What philanthropy can no longer take for granted
At 30, the European Foundation Centre has matured into the continent’s preeminent support infrastructure for philanthropy. Its achievements notwithstanding, and they are many, philanthropy has little it can take for granted in 2019. The idea that it is widely accepted and appreciated by policy, politics or citizens is daily shown to be the stuff of wishful thinking rather than of facts – within and without the European Union.
Private philanthropists, such as the Open Society Foundations, must answer three difficult questions, if we want to go forward with legitimacy in the process of supporting societies to change for the better.
Where does the money come from?
The money we deploy as philanthropists may well be being spent for the good causes, but the question of how it is being earned remains the elephant in the room occupied by the foundation community. In our case, we have never shied away from stating clearly that our founder George Soros made his fortune in the financial markets, before becoming one of the most successful philanthropists of his time. This is not to argue that all private philanthropies have to be fully transparent. This may not be an option for some. But, foundations do need to realize that there will always be people who demand accountability of them regarding where their wealth comes from, and rightly so. Foundations should engage in the conversation even if it is at times uncomfortable.
Philanthropists and foundation staff alike must be mindful of the extent to which a lack of clarity about this issue can compromise their legitimacy in the contexts where they work. The philanthropic community needs clear policies on addressing the legitimate questions about this issue and on discarding those that are malicious and counterproductive to society.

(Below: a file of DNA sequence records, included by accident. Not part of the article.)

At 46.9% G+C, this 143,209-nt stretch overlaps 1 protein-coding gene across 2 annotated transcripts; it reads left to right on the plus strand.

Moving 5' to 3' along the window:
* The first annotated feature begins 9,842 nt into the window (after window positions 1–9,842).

The foundations community should also not take for granted the favourable tax breaks to corporations offered within liberal economic systems. While legitimate in that system, we cannot ignore those voices at both ends of the political spectrum that claim that making those corporations pay taxes would be a more legitimate way to tackle the issues and challenges private philanthropy claims to address. We might disagree with those voices, but disregarding them as illegitimate is not doing the credibility of private philanthropy any good. Philanthropies should engage in the public debate on the issue, similarly to our founder George Soros recently called for a new government tax on extreme wealth to help fight climate change, reduce inequalities and support public health initiatives in the United States.
Whether real or perceived, this foundations ‘values gap’ provides both the radical right and the radical left with arguments that popularise conspiracy theories. Shying away from it just leaves charged ideological standpoints to explain the question.
Who does philanthropy represent?
Today, philanthropy still represents wealth rather than people, or maybe more specifically, people with wealth. Philanthropy exerts influence, on politics and on civil society. Much of it is obviously positive – we only have to think of the contribution of philanthropic support to culture, social welfare and change in favour of more and better participation of citizens. However, the extent to which lay people can differentiate this kind of influence from the undue influence of big business on politics is limited. Even if foundations rightfully believe that philanthropy has a role to play in suggesting agendas for political change, it is less than clear to many that ‘activist philanthropy’, which must be unequivocal on human rights, democracy and the rule of law to live up to the name, is not interested in political office. Private foundations also need to become clearer about which constituencies actually support their causes. Are these primarily made up of grantees, or are the end beneficiaries of our financial assistance well represented as well?